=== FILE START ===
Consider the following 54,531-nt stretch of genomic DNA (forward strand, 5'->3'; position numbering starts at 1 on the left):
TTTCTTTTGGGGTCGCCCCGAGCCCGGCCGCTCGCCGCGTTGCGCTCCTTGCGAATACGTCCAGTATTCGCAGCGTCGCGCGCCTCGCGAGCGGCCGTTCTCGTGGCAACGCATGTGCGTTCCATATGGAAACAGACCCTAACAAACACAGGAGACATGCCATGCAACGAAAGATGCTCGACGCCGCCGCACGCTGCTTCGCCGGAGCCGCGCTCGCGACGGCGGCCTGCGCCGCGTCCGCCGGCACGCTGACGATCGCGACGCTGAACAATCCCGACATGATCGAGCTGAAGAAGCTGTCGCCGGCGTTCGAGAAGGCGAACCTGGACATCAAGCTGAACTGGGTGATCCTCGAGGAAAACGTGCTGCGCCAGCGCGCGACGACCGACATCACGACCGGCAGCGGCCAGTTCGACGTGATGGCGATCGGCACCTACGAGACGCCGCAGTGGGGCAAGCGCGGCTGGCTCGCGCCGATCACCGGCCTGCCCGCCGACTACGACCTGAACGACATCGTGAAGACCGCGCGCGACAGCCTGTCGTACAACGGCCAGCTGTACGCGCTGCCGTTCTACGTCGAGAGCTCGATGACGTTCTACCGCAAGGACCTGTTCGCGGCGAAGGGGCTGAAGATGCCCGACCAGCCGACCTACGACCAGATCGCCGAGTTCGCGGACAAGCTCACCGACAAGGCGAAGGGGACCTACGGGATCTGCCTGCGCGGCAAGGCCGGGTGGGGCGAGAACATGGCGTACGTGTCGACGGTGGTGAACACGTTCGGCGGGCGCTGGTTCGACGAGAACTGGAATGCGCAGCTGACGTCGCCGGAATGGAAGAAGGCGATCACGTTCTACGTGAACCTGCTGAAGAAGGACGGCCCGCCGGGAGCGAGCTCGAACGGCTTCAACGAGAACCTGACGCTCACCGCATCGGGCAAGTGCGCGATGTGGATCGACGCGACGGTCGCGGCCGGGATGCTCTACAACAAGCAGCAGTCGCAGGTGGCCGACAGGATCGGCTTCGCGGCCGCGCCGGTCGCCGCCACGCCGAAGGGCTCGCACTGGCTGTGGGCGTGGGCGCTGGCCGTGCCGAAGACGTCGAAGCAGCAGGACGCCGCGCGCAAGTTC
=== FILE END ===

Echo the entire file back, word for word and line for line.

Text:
Consider the following 54,531-nt stretch of genomic DNA (forward strand, 5'->3'; position numbering starts at 1 on the left):
TTTCTTTTGGGGTCGCCCCGAGCCCGGCCGCTCGCCGCGTTGCGCTCCTTGCGAATACGTCCAGTATTCGCAGCGTCGCGCGCCTCGCGAGCGGCCGTTCTCGTGGCAACGCATGTGCGTTCCATATGGAAACAGACCCTAACAAACACAGGAGACATGCCATGCAACGAAAGATGCTCGACGCCGCCGCACGCTGCTTCGCCGGAGCCGCGCTCGCGACGGCGGCCTGCGCCGCGTCCGCCGGCACGCTGACGATCGCGACGCTGAACAATCCCGACATGATCGAGCTGAAGAAGCTGTCGCCGGCGTTCGAGAAGGCGAACCTGGACATCAAGCTGAACTGGGTGATCCTCGAGGAAAACGTGCTGCGCCAGCGCGCGACGACCGACATCACGACCGGCAGCGGCCAGTTCGACGTGATGGCGATCGGCACCTACGAGACGCCGCAGTGGGGCAAGCGCGGCTGGCTCGCGCCGATCACCGGCCTGCCCGCCGACTACGACCTGAACGACATCGTGAAGACCGCGCGCGACAGCCTGTCGTACAACGGCCAGCTGTACGCGCTGCCGTTCTACGTCGAGAGCTCGATGACGTTCTACCGCAAGGACCTGTTCGCGGCGAAGGGGCTGAAGATGCCCGACCAGCCGACCTACGACCAGATCGCCGAGTTCGCGGACAAGCTCACCGACAAGGCGAAGGGGACCTACGGGATCTGCCTGCGCGGCAAGGCCGGGTGGGGCGAGAACATGGCGTACGTGTCGACGGTGGTGAACACGTTCGGCGGGCGCTGGTTCGACGAGAACTGGAATGCGCAGCTGACGTCGCCGGAATGGAAGAAGGCGATCACGTTCTACGTGAACCTGCTGAAGAAGGACGGCCCGCCGGGAGCGAGCTCGAACGGCTTCAACGAGAACCTGACGCTCACCGCATCGGGCAAGTGCGCGATGTGGATCGACGCGACGGTCGCGGCCGGGATGCTCTACAACAAGCAGCAGTCGCAGGTGGCCGACAGGATCGGCTTCGCGGCCGCGCCGGTCGCCGCCACGCCGAAGGGCTCGCACTGGCTGTGGGCGTGGGCGCTGGCCGTGCCGAAGACGTCGAAGCAGCAGGACGCCGCGCGCAAGTTC